The issue of memorising I believe is very important. In works of this kind a physical memory will undoubtedly develop, as this comes from many repeated activities. But unfortunately this memory alone can be very fallible. We need to develop other approaches to memory as well. I would suggest that this include 'busking' memory, intellectual memory and possibly visual memory also. My recommendation is that with this music you begin to strategically memorise at a very early stage, possibly even from the beginning.

Practising on the oboe
Moving onto the oboe I begin to work first of all with the technical difficulties that I have highlighted. I think these can be broken down into a number of different areas, each one demanding its own approach to the difficulties. There are... portrait of Christopher Redgate by Paul Medley
  • tricky or awkward fingering passages
  • technical issues that need special attention
  • development of things like stamina and concentration
  • psychological preparation
  • issues of interpretation
Tricky or awkward fingering passages
We find these in many pieces of music and I have found that the best approach is to analyse the specific problems. I am constantly asking myself "what is the real problem here?" It is very easy to waste time practising a difficult passage over and over again while never really solving the specific problem. These problems can be anything from difficulty in moving fingers accurately through to not enough breath support. On some occasions where I find problems with a specific technical difficulty I develop exercises that will correct the problems before working on the music itself.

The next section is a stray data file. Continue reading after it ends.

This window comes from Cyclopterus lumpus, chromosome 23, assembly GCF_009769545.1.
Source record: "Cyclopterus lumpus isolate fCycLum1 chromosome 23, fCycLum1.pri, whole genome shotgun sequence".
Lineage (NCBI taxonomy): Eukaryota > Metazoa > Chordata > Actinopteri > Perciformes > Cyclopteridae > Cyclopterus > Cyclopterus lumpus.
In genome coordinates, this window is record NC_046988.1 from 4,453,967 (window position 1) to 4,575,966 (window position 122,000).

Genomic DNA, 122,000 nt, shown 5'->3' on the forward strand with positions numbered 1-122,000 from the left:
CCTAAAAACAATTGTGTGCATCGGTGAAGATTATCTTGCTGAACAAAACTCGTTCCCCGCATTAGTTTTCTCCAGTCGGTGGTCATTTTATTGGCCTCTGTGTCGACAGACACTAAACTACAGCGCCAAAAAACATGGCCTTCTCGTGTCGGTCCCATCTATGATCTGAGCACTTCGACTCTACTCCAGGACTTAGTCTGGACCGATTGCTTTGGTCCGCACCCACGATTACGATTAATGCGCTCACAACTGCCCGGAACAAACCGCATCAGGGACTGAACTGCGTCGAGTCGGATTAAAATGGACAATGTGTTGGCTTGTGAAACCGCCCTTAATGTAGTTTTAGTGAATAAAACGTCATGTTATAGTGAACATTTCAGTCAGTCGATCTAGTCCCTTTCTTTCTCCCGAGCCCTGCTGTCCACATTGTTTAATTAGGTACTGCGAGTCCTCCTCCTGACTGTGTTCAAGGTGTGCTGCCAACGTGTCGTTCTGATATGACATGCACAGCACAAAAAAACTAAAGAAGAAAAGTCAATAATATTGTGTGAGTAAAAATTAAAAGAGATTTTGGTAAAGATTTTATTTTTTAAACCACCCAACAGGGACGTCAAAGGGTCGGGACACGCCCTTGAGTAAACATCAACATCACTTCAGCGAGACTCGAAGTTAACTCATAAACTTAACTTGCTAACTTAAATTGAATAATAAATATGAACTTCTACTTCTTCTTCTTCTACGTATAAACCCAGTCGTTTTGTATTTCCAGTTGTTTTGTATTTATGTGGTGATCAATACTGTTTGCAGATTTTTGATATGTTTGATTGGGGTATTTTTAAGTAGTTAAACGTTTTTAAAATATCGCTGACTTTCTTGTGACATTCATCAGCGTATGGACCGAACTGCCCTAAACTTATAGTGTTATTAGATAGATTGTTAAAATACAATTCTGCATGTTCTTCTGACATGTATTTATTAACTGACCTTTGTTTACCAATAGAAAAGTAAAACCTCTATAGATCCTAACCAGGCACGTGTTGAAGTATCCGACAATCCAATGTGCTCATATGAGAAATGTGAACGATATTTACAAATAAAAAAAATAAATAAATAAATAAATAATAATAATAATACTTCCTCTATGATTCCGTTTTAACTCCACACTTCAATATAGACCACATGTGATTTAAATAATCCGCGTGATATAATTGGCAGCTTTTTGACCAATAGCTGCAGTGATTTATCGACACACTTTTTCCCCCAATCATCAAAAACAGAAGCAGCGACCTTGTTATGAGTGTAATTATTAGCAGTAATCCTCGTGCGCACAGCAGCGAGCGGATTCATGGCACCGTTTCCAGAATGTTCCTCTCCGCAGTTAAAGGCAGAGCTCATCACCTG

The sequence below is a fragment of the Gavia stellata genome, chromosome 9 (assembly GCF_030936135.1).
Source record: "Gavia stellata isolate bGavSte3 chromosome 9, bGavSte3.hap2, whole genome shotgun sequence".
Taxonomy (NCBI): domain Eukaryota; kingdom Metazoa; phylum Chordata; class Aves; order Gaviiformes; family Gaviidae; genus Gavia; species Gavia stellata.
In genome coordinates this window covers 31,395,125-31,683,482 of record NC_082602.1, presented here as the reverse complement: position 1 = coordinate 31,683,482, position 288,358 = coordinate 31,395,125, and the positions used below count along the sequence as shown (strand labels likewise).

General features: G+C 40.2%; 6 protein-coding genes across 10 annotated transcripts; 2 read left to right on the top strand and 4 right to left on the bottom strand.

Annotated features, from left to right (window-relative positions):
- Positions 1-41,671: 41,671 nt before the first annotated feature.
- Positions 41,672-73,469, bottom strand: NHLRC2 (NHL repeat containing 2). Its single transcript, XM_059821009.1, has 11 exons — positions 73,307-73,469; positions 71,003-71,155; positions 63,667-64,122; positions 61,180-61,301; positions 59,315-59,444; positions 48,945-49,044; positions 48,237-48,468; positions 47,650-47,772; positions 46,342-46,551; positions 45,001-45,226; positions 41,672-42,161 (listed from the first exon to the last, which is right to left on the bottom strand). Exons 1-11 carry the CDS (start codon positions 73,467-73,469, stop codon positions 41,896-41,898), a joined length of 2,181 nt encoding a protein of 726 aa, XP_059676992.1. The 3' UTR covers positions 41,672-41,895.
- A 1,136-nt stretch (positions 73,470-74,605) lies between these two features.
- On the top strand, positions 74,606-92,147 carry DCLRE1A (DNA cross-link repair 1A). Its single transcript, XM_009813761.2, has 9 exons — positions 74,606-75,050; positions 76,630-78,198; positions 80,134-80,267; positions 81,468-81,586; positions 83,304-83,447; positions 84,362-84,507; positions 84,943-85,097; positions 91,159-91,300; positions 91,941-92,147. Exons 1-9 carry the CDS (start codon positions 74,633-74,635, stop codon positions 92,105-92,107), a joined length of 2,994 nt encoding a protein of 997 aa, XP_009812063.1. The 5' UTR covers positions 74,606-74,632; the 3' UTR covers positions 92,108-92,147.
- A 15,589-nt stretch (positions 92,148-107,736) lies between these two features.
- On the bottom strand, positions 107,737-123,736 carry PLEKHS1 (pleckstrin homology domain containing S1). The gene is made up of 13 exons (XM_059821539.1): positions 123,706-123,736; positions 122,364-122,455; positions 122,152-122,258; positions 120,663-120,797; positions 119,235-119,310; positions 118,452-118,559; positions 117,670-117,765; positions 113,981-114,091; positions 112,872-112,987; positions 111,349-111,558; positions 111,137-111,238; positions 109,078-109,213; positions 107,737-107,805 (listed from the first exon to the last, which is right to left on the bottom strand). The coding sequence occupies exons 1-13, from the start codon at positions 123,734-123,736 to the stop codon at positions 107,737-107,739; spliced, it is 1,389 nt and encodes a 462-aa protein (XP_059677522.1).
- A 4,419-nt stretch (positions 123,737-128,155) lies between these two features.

Technical issues that need special attention
There are a number of techniques used in this music that are worth spending time developing in their own right, techniques such as circular breathing, complex articulation and embouchure agility. Once again I am convinced that the best approach is to separate the technique in question from any other problem and to work at the technique on its own before applying it in the specific musical context.

portrait of Christopher Redgate by Paul Medley The issue of speed is of course very important in these works. I'm a firm believer in two approaches. Firstly, lots of slow practice with the metronome (I'm convinced this helps with relaxation, with overall security and also with muscular memory) and secondly, using different rhythms to develop evenness. Such an approach helps us to be relaxed while performing these works and helps us to avoid strain damage through tension and perhaps gripping the oboe too much.

Developing stamina and concentration